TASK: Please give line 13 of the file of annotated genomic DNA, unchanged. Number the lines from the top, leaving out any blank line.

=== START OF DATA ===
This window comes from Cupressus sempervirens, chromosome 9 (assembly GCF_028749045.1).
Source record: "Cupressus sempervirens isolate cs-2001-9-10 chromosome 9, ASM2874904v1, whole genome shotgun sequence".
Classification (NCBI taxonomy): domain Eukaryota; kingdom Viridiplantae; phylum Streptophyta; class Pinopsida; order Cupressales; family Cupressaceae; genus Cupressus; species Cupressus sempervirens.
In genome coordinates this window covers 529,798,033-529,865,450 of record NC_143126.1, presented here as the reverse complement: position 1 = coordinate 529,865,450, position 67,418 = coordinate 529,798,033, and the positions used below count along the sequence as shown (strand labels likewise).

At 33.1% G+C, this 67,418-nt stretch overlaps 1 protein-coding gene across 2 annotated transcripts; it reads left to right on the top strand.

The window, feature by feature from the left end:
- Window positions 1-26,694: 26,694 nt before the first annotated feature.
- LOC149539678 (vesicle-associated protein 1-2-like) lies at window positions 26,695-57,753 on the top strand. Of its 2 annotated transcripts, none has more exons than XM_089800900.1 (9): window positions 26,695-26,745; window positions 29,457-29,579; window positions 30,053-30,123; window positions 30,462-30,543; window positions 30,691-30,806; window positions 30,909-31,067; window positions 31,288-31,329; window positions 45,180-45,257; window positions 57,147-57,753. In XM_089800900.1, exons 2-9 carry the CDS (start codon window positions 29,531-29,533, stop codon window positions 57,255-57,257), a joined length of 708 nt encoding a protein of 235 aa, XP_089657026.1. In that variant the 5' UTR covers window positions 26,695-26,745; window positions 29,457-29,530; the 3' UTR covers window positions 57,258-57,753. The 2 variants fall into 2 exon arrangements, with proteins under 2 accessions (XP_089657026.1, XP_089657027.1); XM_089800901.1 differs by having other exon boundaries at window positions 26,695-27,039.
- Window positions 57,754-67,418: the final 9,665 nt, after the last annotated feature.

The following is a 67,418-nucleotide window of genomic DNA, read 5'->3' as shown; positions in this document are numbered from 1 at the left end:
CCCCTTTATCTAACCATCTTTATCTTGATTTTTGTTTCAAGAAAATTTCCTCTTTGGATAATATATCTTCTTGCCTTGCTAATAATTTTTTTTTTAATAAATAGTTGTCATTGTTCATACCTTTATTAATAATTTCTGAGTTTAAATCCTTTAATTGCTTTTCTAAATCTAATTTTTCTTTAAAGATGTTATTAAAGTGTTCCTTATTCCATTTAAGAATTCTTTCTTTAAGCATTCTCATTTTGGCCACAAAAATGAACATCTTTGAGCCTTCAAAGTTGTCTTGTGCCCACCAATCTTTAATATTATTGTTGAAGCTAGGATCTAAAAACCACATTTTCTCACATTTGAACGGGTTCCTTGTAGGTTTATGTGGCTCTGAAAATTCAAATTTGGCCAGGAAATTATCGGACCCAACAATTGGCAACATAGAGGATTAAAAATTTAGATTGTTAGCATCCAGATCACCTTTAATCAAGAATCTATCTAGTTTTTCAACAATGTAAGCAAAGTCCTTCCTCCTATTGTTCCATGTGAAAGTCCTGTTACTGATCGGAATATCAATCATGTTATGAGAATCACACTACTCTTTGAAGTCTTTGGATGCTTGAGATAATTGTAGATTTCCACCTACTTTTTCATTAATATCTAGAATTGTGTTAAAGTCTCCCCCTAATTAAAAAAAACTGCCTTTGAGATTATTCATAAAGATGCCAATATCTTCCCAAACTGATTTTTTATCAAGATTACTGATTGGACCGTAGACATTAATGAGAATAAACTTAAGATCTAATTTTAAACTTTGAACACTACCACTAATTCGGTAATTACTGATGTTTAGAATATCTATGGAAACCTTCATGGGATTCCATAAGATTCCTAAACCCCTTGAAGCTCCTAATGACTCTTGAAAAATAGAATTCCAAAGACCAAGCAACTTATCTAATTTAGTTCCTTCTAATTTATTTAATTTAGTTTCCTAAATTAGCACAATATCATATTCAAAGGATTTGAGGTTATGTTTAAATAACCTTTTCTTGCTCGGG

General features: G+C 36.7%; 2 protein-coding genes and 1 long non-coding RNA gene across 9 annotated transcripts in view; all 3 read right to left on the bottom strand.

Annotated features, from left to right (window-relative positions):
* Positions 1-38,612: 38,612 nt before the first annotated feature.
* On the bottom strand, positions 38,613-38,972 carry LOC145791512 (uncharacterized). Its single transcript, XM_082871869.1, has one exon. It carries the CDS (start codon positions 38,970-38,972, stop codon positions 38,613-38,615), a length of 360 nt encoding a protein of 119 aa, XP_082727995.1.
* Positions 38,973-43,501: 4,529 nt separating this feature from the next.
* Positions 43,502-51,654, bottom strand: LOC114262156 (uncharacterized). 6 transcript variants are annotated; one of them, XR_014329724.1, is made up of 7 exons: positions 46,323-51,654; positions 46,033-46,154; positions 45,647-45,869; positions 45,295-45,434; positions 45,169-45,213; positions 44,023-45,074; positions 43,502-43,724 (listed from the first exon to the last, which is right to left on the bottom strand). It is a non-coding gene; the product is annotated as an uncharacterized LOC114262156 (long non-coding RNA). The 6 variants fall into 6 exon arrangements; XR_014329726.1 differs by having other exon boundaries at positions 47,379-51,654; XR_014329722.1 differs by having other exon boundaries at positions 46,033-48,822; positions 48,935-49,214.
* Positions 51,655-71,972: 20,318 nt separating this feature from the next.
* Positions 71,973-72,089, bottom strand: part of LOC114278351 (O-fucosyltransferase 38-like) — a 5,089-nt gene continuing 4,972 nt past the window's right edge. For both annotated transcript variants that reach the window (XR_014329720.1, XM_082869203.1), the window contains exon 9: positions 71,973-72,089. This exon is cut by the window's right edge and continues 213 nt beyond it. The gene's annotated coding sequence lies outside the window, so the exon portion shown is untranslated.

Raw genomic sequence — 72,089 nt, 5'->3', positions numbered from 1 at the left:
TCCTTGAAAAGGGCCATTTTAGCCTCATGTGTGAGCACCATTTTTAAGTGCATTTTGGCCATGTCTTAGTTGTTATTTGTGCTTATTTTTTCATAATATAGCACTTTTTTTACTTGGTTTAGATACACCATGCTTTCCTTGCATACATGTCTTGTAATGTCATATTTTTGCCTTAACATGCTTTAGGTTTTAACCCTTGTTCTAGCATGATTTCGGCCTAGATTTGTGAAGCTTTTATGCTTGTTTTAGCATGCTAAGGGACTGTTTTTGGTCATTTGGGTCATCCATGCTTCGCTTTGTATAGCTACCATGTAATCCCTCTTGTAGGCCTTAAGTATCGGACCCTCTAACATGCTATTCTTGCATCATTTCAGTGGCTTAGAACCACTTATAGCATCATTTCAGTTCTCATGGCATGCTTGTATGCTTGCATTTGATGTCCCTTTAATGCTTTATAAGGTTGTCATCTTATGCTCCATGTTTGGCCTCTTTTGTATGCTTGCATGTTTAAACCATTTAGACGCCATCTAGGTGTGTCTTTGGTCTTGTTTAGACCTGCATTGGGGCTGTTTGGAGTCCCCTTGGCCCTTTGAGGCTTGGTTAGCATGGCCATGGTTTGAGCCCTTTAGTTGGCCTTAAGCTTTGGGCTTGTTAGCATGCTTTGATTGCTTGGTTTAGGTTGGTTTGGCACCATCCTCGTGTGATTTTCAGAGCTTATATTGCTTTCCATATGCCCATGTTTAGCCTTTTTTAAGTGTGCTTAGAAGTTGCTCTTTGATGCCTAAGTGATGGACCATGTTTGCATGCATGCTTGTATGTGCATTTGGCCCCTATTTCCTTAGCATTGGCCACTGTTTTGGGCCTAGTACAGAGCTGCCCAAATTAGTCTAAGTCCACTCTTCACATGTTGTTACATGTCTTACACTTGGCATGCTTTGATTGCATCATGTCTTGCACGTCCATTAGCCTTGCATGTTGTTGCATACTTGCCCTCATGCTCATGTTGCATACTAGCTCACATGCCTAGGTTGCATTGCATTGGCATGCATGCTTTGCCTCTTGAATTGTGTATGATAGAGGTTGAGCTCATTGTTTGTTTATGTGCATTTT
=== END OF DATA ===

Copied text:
Annotated features, from left to right (window-relative positions):